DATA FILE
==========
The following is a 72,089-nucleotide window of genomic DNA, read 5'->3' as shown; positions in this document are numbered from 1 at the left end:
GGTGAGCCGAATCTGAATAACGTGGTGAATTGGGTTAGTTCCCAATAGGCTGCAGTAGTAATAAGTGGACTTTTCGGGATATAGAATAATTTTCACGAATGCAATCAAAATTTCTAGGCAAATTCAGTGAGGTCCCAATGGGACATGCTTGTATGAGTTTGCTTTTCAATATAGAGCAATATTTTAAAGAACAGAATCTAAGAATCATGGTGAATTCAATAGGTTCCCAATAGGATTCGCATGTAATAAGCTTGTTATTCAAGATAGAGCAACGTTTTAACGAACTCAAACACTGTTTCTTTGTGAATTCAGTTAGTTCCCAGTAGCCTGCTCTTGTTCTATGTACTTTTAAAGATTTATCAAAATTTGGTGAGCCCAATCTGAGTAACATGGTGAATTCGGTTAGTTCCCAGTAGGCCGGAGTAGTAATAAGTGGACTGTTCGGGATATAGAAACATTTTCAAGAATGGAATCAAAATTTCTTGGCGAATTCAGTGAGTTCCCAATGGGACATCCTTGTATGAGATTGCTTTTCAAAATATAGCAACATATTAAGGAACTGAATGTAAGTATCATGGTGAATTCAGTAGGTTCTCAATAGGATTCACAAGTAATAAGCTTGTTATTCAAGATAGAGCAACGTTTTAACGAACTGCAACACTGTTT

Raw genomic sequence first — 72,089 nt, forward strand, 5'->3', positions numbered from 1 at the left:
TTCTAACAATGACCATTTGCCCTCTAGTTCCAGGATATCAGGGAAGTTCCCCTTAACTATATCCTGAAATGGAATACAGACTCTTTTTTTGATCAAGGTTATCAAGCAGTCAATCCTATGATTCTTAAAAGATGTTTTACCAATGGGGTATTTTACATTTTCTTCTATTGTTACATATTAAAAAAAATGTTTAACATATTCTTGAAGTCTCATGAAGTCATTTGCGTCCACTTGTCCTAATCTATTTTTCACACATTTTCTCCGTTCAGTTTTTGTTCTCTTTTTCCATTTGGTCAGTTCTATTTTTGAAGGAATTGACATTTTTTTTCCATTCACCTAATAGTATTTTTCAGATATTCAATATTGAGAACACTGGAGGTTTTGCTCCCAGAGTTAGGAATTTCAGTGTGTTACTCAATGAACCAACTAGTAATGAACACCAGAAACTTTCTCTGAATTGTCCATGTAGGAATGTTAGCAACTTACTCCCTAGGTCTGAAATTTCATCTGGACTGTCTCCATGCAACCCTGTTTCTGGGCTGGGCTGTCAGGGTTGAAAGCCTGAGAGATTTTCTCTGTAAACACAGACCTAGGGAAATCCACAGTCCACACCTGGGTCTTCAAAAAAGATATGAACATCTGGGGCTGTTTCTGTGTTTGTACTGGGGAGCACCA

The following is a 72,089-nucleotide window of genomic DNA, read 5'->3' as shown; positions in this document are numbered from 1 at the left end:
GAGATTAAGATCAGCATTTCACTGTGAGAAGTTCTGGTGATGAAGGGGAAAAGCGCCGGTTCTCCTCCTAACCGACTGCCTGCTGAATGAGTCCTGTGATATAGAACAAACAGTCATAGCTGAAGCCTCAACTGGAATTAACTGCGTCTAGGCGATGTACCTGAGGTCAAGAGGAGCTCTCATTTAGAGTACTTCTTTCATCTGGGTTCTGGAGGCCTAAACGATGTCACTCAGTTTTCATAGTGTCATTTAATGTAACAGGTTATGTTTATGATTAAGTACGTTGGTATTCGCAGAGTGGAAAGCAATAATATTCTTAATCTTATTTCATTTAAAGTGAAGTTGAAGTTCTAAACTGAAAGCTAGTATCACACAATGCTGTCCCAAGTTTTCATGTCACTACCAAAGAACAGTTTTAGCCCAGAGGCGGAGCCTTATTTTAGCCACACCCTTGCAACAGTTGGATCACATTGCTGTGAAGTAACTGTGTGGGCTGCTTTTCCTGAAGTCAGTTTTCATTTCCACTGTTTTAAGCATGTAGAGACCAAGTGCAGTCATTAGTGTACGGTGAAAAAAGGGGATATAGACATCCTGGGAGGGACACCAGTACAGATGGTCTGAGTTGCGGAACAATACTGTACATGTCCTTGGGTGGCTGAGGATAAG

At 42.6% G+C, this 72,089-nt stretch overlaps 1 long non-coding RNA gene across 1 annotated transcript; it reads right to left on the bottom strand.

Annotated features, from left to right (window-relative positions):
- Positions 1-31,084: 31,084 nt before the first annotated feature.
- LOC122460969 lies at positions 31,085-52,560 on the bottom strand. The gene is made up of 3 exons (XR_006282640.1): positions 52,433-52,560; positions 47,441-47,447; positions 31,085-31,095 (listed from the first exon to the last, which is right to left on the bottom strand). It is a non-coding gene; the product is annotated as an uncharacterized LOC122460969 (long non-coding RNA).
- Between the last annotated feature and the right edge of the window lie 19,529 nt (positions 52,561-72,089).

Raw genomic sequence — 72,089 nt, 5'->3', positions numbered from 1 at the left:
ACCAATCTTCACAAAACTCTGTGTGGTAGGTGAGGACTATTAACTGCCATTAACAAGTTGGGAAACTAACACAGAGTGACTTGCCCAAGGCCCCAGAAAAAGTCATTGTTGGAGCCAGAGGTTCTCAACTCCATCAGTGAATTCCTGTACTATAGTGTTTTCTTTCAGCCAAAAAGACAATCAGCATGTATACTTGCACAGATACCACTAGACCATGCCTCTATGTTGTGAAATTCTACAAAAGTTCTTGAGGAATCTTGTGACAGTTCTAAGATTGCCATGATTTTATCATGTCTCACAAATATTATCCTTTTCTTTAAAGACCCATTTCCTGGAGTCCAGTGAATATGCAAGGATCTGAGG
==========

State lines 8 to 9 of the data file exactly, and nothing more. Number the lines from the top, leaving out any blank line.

Annotated features, from left to right (window-relative positions):
- Positions 1-31,084: 31,084 nt before the first annotated feature.